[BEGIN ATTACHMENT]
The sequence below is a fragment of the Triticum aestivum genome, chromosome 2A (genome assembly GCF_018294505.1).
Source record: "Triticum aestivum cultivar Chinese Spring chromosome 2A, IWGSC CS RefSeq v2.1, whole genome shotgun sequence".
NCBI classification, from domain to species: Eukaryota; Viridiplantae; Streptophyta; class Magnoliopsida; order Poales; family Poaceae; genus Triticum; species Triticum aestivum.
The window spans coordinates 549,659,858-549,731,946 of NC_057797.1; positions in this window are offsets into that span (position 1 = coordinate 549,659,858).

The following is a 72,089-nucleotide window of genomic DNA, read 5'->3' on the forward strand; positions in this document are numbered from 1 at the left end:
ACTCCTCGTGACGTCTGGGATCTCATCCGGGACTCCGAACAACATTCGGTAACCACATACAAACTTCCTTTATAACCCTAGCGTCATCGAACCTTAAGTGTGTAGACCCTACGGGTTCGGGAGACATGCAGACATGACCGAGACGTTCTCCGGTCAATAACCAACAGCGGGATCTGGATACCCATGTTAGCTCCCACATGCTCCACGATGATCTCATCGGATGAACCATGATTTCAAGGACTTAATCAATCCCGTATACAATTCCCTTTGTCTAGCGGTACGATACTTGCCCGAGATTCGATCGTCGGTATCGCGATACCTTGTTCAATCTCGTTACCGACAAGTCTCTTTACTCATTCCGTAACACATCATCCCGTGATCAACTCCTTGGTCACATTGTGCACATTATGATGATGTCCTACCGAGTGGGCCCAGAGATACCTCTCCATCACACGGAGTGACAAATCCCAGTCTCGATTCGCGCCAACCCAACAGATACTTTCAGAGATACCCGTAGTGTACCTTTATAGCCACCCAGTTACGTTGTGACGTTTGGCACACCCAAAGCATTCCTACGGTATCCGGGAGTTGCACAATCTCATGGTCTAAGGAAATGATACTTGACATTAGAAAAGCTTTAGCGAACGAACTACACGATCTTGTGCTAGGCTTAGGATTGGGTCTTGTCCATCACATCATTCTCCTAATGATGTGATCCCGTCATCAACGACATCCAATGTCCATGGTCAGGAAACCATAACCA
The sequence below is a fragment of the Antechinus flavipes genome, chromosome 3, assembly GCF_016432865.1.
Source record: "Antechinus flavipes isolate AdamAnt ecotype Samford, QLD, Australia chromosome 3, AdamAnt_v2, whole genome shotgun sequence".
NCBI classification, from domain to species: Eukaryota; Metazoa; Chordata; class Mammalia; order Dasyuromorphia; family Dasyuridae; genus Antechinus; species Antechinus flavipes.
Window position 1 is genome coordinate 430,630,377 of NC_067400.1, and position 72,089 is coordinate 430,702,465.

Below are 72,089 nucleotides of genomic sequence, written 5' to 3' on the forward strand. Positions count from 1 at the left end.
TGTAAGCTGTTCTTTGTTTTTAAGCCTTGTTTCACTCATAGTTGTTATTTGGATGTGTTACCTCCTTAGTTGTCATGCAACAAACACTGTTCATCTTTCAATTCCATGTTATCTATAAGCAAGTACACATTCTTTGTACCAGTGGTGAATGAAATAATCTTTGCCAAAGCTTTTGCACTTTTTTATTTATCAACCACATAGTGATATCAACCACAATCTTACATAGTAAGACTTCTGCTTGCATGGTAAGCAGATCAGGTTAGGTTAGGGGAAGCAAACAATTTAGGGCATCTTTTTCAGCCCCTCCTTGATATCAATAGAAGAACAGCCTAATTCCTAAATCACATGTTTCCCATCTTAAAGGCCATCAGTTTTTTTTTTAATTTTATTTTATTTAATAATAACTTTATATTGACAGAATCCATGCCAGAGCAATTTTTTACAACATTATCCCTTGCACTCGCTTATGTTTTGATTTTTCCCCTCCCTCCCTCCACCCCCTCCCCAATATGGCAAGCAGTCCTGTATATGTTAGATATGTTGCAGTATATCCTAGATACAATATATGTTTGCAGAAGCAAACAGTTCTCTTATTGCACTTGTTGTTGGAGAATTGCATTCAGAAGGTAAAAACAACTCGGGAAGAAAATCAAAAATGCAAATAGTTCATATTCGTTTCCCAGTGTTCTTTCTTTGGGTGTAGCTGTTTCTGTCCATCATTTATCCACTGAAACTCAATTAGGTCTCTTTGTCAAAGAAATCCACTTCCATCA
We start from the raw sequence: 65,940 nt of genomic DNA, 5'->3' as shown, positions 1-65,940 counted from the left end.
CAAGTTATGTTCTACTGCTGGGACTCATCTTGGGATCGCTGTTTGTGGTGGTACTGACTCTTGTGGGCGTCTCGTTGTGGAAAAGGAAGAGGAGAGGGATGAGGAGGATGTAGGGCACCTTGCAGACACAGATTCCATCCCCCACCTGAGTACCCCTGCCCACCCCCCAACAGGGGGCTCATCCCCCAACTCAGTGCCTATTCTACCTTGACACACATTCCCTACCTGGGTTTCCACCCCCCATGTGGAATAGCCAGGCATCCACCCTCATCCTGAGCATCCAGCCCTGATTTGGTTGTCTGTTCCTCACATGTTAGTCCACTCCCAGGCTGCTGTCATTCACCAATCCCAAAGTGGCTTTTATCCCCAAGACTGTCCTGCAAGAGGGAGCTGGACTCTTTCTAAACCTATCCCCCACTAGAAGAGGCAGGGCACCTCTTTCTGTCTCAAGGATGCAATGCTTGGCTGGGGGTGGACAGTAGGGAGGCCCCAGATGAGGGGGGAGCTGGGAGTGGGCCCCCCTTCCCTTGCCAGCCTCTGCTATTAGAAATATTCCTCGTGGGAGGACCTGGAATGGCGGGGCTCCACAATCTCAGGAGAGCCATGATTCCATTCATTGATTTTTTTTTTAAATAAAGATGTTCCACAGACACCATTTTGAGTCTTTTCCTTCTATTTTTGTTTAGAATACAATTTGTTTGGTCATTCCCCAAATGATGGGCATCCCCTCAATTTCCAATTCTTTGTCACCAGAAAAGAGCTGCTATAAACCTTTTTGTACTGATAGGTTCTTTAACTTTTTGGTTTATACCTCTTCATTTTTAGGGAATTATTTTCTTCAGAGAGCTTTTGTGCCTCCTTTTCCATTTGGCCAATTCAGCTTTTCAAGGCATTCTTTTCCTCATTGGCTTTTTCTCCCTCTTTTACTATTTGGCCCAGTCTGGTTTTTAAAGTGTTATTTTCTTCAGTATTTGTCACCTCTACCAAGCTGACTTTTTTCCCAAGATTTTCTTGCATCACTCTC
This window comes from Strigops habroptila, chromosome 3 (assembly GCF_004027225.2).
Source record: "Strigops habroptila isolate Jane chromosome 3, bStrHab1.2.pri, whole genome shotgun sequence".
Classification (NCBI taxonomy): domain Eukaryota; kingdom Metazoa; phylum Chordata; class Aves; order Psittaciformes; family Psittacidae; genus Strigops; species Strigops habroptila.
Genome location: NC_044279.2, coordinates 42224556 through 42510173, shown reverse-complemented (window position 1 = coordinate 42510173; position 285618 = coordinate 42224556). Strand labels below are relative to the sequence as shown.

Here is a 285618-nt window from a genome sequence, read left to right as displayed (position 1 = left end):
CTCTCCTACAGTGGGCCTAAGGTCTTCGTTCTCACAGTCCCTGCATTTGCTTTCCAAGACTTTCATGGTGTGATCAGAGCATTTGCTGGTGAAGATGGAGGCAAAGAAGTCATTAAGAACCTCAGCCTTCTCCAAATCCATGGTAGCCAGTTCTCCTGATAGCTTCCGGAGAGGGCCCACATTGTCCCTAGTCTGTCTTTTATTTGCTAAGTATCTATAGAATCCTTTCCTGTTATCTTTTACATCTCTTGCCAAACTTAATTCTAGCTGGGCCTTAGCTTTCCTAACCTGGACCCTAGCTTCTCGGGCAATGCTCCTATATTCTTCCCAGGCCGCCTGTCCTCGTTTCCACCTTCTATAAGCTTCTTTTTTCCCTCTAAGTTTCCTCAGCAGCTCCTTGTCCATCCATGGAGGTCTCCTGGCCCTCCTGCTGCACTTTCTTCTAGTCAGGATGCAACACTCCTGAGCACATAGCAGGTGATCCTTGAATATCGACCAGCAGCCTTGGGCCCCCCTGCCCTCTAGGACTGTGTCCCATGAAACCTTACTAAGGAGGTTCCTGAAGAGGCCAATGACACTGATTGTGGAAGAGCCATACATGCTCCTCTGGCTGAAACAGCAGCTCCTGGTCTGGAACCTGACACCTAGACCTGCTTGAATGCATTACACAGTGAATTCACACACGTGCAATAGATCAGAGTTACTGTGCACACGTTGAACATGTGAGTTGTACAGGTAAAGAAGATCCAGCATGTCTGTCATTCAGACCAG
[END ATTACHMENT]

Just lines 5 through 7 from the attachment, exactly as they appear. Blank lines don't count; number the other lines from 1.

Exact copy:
The following is a 72,089-nucleotide window of genomic DNA, read 5'->3' on the forward strand; positions in this document are numbered from 1 at the left end:
ACTCCTCGTGACGTCTGGGATCTCATCCGGGACTCCGAACAACATTCGGTAACCACATACAAACTTCCTTTATAACCCTAGCGTCATCGAACCTTAAGTGTGTAGACCCTACGGGTTCGGGAGACATGCAGACATGACCGAGACGTTCTCCGGTCAATAACCAACAGCGGGATCTGGATACCCATGTTAGCTCCCACATGCTCCACGATGATCTCATCGGATGAACCATGATTTCAAGGACTTAATCAATCCCGTATACAATTCCCTTTGTCTAGCGGTACGATACTTGCCCGAGATTCGATCGTCGGTATCGCGATACCTTGTTCAATCTCGTTACCGACAAGTCTCTTTACTCATTCCGTAACACATCATCCCGTGATCAACTCCTTGGTCACATTGTGCACATTATGATGATGTCCTACCGAGTGGGCCCAGAGATACCTCTCCATCACACGGAGTGACAAATCCCAGTCTCGATTCGCGCCAACCCAACAGATACTTTCAGAGATACCCGTAGTGTACCTTTATAGCCACCCAGTTACGTTGTGACGTTTGGCACACCCAAAGCATTCCTACGGTATCCGGGAGTTGCACAATCTCATGGTCTAAGGAAATGATACTTGACATTAGAAAAGCTTTAGCGAACGAACTACACGATCTTGTGCTAGGCTTAGGATTGGGTCTTGTCCATCACATCATTCTCCTAATGATGTGATCCCGTCATCAACGACATCCAATGTCCATGGTCAGGAAACCATAACCA
The sequence below is a fragment of the Antechinus flavipes genome, chromosome 3, assembly GCF_016432865.1.